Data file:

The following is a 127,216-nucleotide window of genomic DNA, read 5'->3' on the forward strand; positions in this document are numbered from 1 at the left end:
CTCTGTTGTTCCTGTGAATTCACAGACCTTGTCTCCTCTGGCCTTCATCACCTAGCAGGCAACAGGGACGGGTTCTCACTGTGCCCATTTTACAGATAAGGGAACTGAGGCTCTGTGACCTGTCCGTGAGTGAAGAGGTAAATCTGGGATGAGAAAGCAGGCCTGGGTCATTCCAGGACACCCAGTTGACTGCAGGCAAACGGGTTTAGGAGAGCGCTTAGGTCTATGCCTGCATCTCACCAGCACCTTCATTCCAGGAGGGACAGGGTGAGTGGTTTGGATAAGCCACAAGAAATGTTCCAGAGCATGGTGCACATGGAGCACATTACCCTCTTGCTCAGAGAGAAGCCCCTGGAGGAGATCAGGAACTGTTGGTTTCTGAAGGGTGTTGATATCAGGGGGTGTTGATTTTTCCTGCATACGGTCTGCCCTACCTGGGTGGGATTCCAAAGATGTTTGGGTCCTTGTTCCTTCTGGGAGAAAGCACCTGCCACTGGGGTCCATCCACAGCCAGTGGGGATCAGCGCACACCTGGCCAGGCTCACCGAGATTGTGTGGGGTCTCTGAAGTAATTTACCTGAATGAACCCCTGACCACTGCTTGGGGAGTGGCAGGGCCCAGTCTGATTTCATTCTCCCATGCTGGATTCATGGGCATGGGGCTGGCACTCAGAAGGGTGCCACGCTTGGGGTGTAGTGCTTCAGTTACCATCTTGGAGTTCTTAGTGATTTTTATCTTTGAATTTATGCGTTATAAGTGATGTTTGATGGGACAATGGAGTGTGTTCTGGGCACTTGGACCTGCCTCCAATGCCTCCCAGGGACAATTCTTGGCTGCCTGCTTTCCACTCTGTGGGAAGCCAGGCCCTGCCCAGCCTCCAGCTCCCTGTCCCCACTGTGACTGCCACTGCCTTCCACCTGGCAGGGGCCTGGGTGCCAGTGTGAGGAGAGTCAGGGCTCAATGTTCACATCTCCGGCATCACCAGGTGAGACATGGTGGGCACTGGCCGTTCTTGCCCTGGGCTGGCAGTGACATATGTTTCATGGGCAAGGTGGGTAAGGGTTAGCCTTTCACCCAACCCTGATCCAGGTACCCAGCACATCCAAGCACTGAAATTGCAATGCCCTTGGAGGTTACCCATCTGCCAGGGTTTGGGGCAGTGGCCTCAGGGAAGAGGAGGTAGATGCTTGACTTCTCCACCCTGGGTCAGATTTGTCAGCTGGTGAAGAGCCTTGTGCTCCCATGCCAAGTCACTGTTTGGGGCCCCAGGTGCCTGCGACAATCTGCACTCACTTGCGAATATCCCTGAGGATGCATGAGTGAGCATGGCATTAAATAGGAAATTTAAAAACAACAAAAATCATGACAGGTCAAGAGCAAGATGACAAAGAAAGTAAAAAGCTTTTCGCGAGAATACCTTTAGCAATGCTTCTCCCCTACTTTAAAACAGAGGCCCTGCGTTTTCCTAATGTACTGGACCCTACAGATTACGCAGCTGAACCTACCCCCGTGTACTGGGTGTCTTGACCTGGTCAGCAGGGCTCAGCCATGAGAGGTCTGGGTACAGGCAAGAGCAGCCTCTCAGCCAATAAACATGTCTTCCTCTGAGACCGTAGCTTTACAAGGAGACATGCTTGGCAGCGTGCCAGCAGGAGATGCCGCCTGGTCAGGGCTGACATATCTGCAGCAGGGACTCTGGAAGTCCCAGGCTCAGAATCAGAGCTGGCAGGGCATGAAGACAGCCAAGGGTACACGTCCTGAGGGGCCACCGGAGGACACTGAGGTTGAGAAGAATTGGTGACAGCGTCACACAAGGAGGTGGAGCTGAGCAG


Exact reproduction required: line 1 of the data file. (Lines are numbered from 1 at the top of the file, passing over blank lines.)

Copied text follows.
The following is a 127,216-nucleotide window of genomic DNA, read 5'->3' on the forward strand; positions in this document are numbered from 1 at the left end: